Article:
The shortfall between state pension liabilities and the assets plans have gathered and invested to pay for them has been variously estimated at anywhere from $500 billion to $3 trillion. The figure at the lower end is an aggregation of fiscal year 2008 funded status taken from the states’ own reports by the Pew Center on the States and published in Pew’s comprehensive white paper on state pension and health care plans, “The Trillion Dollar Gap.” The larger figure, by professors Joshua Rauh of Northwestern University and Robert Novy-Marx of the University of Rochester, is an estimate of underfunding as of June 2009, following the peak of the financial crisis; though pension funds’ assets were smaller at that time, the professors’ estimate sets much higher values on liabilities, borrowing methods from financial economics that differ from governmental accounting principles (see “Colored by Numbers,” below). Rauh and Novy-Marx grimly conclude that as of June 2009, state plans in the aggregate were funded at 41 to 56 percent, based on assets at market value and liabilities estimated using market discount rates.
The governmental pension community prefers the less-dire Pew report, naturally. The National Association of State Retirement Administrators, a research and lobbying group for state plan managers, quotes Pew’s study on its web site: “In aggregate, states’ systems were 84 percent funded — a relatively positive outcome, because most experts advise at least an 80 percent funding.” Pew has not updated its 2008 take on funding for the effects on portfolios of the financial crisis or the subsequent recovery.
A more timely assessment of state fund health by consulting firm Wilshire Associates, also based on states’ own financial reports, estimates that after hitting 95 percent in 2007, then staggering to 79 percent in 2008, funding of states’ pension obligations had fallen to 59 percent by June 2009. Wilshire calculates funding levels using market values of assets rather than smoothed actuarial values.
(In this article we report asset values and funding rates at market wherever possible, as of the latest available reporting dates.)
After the market shock of 2008, the heads of pension systems saw that their plans were in a bind that was not likely to be relieved by a few good years in the markets. One pension expert believes that without significant changes to benefits and contribution policies at many public funds, they could be out of money to pay benefits in as few as ten years.
At Colorado PERA, where funding fell to 52 percent in December 2008 and recovered to 58 percent a year later, Williams came to the same realization. “If you drop below 40 percent funding, No. 1, you have no ability to survive another market event like 2008,” he says. “Second, liquidity becomes a major concern. Your asset allocation has to become more conservative, and earning less on the portfolio just speeds up the process of hitting bottom.” Therein lies the motivation for Colorado’s drastic steps. In 2009, Williams persuaded the legislature to roll back the annual COLA to 2 percent. Other changes included small increases to contributions for both employers and employees, and a requirement that most members work longer before they retire. “What struck us was that reducing the cost of the plan through changes to new hires takes decades to have an impact on the funding status,” Williams adds. “We didn’t feel that we had decades.”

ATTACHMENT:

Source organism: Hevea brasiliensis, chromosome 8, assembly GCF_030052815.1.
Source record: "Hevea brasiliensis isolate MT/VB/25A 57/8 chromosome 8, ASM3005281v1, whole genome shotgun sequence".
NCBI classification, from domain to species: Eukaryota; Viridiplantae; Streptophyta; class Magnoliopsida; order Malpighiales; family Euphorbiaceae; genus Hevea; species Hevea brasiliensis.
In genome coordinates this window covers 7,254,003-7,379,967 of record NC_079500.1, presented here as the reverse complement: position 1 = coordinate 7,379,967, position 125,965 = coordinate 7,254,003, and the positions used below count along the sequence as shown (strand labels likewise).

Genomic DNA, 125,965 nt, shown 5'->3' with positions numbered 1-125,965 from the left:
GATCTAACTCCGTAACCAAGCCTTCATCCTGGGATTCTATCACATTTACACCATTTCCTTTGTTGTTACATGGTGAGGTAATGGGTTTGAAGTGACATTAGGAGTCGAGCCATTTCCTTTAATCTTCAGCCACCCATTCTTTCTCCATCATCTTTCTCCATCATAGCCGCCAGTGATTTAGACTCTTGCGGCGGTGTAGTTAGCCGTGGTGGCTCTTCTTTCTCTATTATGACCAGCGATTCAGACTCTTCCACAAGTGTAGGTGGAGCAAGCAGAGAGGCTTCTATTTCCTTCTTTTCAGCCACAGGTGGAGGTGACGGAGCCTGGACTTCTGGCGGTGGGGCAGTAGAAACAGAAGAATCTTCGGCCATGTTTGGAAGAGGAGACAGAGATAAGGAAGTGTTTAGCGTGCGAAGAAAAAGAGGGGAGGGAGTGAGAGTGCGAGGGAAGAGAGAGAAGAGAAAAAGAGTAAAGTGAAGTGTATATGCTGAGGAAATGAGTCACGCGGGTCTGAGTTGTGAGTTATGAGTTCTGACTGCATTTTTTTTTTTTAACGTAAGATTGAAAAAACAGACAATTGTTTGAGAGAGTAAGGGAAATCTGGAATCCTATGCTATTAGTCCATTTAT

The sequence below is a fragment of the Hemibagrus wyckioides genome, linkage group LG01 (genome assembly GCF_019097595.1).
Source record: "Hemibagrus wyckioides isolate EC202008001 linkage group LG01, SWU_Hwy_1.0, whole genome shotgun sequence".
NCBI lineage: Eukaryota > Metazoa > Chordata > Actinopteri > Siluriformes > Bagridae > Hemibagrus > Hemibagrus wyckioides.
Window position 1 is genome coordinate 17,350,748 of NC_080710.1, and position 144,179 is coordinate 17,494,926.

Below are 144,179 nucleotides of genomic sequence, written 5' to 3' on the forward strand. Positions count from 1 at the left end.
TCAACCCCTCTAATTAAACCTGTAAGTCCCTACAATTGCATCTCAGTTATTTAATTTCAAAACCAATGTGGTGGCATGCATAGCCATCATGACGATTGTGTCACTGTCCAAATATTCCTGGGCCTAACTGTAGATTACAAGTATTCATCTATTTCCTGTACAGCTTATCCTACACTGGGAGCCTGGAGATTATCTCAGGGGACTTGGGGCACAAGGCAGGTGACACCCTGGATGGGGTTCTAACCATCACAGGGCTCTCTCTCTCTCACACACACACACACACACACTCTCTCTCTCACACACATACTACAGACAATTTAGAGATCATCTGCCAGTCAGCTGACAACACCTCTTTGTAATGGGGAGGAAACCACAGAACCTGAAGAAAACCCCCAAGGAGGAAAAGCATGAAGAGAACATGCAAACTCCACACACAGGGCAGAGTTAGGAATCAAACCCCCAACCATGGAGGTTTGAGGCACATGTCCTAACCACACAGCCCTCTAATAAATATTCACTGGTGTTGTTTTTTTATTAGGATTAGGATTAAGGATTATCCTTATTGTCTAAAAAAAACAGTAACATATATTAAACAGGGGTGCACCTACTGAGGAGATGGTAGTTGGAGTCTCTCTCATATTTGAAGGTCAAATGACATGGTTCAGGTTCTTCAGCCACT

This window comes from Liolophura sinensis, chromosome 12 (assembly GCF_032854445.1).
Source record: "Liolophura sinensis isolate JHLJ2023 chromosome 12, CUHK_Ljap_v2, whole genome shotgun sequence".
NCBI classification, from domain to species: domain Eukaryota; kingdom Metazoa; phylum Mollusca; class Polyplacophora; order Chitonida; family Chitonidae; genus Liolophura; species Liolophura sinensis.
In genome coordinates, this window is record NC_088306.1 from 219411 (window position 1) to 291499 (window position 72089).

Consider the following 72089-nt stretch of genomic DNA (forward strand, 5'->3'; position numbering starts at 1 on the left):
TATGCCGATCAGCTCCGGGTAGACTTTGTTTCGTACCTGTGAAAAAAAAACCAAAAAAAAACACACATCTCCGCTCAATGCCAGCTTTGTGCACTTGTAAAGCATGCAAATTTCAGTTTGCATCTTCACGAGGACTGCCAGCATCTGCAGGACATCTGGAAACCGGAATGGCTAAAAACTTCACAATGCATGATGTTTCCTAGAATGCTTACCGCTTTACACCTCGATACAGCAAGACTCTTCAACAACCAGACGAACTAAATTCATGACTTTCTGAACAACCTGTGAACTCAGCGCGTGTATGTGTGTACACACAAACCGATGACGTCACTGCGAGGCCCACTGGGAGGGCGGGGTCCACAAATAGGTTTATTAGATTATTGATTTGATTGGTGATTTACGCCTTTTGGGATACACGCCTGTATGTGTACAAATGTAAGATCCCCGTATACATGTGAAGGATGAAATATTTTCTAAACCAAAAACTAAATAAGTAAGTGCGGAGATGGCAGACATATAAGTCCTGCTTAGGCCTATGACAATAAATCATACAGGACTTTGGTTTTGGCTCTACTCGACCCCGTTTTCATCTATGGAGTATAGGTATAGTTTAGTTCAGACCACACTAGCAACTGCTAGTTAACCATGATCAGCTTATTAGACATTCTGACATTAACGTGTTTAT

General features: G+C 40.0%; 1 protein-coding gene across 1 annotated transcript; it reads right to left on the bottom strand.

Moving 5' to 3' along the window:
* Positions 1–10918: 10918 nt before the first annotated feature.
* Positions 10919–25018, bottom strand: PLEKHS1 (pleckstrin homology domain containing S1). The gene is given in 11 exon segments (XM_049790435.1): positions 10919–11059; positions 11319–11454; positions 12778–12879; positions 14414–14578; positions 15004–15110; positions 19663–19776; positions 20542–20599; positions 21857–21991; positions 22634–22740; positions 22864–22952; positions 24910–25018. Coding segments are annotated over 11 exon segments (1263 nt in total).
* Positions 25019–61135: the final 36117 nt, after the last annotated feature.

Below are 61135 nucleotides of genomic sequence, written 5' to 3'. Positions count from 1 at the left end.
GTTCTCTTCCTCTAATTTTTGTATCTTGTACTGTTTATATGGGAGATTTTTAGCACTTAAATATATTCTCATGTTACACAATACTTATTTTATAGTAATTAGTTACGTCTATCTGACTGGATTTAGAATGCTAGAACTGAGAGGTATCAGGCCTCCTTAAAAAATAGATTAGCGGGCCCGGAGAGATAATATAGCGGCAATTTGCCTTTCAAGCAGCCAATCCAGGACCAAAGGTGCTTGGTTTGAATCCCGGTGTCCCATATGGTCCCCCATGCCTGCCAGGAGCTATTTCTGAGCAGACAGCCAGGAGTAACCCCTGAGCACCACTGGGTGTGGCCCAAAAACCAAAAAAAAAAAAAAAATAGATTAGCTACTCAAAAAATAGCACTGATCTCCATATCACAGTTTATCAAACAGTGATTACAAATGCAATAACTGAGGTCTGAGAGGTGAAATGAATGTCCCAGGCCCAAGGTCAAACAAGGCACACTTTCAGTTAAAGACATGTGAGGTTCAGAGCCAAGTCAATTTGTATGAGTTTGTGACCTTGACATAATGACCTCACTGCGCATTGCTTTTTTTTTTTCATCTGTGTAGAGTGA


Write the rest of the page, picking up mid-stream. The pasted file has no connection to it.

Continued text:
Most state legislatures, however, so far have taken less painful measures than Colorado has, such as pushing through contribution increases amounting to 1 or 2 percent of compensation, lengthening the time frame for calculating final average salary (to reduce the number on which retirement income benefits are based), and limiting changes to new employees.
Other states have been more determined to try to fix the problem. In California many employees will see the normal retirement age rise to 60 from 55 and will contribute 3 percent more of their pay starting this year, while the state’s contribution will rise to $3.9 billion from $3.3 billion. Missouri has bumped up its normal retirement age to 67, the highest in the nation, and new hires in 2011 and beyond will contribute 4 percent of pay to the plan, up from zero percent for current employees. Illinois, where funding in the State Employees’ Retirement System stood at 57.3 percent at market value in June 2009, has cut its COLA and raised its normal retirement age to 67. In Virginia new hires will contribute 5 percent of pay, versus none for past cohorts, and the state has deferred its contributions until 2013 as a budget-balancing measure.